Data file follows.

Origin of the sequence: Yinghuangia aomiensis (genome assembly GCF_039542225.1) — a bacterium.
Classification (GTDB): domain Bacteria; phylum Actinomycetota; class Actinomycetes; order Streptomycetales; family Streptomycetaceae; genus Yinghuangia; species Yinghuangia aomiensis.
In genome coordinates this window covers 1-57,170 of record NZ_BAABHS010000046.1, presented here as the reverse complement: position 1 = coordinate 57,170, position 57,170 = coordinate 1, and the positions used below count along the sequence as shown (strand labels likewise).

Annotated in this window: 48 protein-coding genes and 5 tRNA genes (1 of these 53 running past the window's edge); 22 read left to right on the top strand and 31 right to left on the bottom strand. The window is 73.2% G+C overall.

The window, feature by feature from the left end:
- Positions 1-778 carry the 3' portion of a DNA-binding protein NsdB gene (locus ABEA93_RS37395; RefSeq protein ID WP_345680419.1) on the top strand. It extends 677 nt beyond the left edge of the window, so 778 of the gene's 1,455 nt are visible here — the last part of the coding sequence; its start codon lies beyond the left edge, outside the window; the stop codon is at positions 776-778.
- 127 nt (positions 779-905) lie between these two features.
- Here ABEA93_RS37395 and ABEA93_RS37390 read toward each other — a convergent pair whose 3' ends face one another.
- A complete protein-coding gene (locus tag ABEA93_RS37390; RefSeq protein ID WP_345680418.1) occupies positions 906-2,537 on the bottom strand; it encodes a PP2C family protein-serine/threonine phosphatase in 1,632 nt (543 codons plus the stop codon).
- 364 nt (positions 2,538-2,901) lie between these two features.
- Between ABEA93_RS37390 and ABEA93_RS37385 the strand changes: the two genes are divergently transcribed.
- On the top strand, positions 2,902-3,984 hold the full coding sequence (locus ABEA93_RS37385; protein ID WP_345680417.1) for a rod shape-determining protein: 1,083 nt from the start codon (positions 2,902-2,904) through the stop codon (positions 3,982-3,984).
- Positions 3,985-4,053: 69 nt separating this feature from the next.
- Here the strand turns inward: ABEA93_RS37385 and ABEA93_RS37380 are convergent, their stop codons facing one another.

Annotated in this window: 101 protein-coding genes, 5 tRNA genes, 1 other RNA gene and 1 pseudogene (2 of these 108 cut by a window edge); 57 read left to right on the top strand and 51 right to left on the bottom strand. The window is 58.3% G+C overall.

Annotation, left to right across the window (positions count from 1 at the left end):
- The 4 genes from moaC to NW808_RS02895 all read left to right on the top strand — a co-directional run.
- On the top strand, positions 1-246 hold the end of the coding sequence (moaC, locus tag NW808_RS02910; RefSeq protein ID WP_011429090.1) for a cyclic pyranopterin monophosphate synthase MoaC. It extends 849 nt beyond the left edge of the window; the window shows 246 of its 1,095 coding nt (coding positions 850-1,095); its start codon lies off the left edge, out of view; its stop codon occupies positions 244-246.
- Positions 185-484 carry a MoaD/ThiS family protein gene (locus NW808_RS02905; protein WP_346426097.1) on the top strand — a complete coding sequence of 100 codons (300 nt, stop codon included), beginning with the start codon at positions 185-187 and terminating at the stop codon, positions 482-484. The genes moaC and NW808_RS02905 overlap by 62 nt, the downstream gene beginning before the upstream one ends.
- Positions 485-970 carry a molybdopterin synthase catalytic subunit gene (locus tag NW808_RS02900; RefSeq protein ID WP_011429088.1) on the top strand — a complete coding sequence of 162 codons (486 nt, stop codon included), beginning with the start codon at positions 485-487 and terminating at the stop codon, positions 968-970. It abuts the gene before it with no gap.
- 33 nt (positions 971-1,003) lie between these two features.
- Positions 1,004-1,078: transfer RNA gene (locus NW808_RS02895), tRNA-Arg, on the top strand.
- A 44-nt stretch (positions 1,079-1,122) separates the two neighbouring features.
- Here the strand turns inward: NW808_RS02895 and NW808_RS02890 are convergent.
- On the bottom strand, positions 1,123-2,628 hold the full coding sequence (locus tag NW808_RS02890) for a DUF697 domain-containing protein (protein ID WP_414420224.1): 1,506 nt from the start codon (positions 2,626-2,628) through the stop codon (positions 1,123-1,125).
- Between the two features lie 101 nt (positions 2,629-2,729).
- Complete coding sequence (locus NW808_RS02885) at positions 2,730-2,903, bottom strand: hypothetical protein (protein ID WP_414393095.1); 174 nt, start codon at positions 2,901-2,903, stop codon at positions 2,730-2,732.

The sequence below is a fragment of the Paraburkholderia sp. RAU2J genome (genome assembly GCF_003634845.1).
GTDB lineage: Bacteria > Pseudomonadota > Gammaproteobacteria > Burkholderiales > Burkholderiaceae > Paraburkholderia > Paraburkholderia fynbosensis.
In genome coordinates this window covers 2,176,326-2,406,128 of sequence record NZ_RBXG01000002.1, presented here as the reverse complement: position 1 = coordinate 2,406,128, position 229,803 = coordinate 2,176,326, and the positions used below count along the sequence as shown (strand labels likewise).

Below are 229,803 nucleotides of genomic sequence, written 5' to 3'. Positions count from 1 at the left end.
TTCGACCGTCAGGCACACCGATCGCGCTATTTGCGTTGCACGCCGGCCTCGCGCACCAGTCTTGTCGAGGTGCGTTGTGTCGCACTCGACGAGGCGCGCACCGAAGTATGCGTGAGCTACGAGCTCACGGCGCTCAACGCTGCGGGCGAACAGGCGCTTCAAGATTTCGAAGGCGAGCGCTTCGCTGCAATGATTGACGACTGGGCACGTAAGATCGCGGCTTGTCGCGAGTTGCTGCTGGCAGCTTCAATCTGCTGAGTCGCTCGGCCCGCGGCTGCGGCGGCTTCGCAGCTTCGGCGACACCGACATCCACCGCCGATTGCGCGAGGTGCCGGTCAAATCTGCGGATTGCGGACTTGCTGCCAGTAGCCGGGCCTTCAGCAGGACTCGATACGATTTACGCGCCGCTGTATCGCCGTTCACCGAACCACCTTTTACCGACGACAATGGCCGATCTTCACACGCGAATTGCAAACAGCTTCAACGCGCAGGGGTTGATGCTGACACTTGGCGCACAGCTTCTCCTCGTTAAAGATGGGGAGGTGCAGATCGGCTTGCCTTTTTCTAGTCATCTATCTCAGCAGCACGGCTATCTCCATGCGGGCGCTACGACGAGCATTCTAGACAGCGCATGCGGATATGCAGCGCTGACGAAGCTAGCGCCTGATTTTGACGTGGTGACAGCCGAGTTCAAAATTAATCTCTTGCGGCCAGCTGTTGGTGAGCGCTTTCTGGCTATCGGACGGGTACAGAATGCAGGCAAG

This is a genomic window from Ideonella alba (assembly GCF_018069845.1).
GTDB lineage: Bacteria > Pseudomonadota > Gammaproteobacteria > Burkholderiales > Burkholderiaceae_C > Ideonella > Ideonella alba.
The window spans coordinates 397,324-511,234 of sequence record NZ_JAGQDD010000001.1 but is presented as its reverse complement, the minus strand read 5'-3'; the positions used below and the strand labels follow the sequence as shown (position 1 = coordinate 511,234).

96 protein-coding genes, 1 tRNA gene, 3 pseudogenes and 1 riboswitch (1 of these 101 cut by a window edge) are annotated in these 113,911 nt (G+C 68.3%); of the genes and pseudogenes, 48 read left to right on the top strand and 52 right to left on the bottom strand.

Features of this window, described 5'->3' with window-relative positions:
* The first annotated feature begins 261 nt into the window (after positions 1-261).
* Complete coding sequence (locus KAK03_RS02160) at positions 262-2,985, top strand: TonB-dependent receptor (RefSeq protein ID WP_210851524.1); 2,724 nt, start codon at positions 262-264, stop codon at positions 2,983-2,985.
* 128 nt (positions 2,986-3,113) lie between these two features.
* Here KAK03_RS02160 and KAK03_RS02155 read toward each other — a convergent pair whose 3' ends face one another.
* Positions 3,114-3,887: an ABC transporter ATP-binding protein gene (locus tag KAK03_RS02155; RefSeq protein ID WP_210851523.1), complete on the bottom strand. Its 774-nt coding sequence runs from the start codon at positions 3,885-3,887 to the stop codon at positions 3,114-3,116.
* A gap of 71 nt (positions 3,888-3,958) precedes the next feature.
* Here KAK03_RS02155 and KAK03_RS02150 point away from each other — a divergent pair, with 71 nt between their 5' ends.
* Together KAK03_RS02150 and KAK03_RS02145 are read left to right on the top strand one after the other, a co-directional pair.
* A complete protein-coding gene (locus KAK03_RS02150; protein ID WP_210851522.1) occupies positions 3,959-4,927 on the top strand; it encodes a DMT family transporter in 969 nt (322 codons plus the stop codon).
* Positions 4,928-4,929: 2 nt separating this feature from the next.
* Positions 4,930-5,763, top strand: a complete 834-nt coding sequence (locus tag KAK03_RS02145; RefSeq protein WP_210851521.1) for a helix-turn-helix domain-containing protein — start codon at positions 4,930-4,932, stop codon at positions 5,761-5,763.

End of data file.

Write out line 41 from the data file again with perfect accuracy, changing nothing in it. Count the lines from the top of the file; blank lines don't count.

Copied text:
* Here KAK03_RS02160 and KAK03_RS02155 read toward each other — a convergent pair whose 3' ends face one another.